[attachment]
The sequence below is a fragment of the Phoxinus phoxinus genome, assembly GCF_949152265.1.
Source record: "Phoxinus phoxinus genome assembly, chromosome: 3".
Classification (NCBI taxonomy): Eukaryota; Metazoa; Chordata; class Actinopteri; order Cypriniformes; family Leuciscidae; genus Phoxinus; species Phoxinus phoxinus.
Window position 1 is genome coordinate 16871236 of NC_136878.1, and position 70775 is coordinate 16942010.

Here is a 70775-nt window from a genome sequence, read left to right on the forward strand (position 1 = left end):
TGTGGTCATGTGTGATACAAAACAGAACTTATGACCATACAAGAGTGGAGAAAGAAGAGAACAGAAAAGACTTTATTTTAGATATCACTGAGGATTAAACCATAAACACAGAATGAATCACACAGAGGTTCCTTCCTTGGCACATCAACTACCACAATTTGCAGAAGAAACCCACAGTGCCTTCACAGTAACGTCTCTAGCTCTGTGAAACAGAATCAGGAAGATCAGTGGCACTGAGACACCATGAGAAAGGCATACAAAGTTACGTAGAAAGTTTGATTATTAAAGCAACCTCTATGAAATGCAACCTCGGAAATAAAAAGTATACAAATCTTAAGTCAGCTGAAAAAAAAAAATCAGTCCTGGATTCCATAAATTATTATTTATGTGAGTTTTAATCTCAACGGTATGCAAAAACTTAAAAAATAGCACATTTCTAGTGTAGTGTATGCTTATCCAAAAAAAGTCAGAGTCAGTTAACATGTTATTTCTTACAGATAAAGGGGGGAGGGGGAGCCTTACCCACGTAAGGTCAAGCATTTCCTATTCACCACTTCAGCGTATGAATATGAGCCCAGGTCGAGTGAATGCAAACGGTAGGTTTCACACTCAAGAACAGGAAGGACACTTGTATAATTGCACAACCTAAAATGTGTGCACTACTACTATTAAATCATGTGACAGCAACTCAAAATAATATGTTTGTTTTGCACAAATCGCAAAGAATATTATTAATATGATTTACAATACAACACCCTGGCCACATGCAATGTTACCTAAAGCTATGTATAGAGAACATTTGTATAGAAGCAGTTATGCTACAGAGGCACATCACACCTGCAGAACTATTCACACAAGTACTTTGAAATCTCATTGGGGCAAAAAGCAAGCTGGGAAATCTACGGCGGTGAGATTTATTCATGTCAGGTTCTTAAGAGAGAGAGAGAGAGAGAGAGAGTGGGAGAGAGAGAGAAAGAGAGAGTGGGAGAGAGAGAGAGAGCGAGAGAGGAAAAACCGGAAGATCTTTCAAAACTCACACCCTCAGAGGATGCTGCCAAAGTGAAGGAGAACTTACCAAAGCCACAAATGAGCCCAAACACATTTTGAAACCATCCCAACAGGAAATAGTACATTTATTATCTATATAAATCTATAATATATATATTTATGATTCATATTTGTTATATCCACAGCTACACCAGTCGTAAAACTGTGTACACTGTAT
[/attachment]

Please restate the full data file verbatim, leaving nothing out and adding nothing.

The sequence below is a fragment of the Phoxinus phoxinus genome, assembly GCF_949152265.1.
Source record: "Phoxinus phoxinus genome assembly, chromosome: 3".
Classification (NCBI taxonomy): Eukaryota; Metazoa; Chordata; class Actinopteri; order Cypriniformes; family Leuciscidae; genus Phoxinus; species Phoxinus phoxinus.
Window position 1 is genome coordinate 16871236 of NC_136878.1, and position 70775 is coordinate 16942010.

Here is a 70775-nt window from a genome sequence, read left to right on the forward strand (position 1 = left end):
TGTGGTCATGTGTGATACAAAACAGAACTTATGACCATACAAGAGTGGAGAAAGAAGAGAACAGAAAAGACTTTATTTTAGATATCACTGAGGATTAAACCATAAACACAGAATGAATCACACAGAGGTTCCTTCCTTGGCACATCAACTACCACAATTTGCAGAAGAAACCCACAGTGCCTTCACAGTAACGTCTCTAGCTCTGTGAAACAGAATCAGGAAGATCAGTGGCACTGAGACACCATGAGAAAGGCATACAAAGTTACGTAGAAAGTTTGATTATTAAAGCAACCTCTATGAAATGCAACCTCGGAAATAAAAAGTATACAAATCTTAAGTCAGCTGAAAAAAAAAAATCAGTCCTGGATTCCATAAATTATTATTTATGTGAGTTTTAATCTCAACGGTATGCAAAAACTTAAAAAATAGCACATTTCTAGTGTAGTGTATGCTTATCCAAAAAAAGTCAGAGTCAGTTAACATGTTATTTCTTACAGATAAAGGGGGGAGGGGGAGCCTTACCCACGTAAGGTCAAGCATTTCCTATTCACCACTTCAGCGTATGAATATGAGCCCAGGTCGAGTGAATGCAAACGGTAGGTTTCACACTCAAGAACAGGAAGGACACTTGTATAATTGCACAACCTAAAATGTGTGCACTACTACTATTAAATCATGTGACAGCAACTCAAAATAATATGTTTGTTTTGCACAAATCGCAAAGAATATTATTAATATGATTTACAATACAACACCCTGGCCACATGCAATGTTACCTAAAGCTATGTATAGAGAACATTTGTATAGAAGCAGTTATGCTACAGAGGCACATCACACCTGCAGAACTATTCACACAAGTACTTTGAAATCTCATTGGGGCAAAAAGCAAGCTGGGAAATCTACGGCGGTGAGATTTATTCATGTCAGGTTCTTAAGAGAGAGAGAGAGAGAGAGAGAGTGGGAGAGAGAGAGAAAGAGAGAGTGGGAGAGAGAGAGAGAGCGAGAGAGGAAAAACCGGAAGATCTTTCAAAACTCACACCCTCAGAGGATGCTGCCAAAGTGAAGGAGAACTTACCAAAGCCACAAATGAGCCCAAACACATTTTGAAACCATCCCAACAGGAAATAGTACATTTATTATCTATATAAATCTATAATATATATATTTATGATTCATATTTGTTATATCCACAGCTACACCAGTCGTAAAACTGTGTACACTGTAT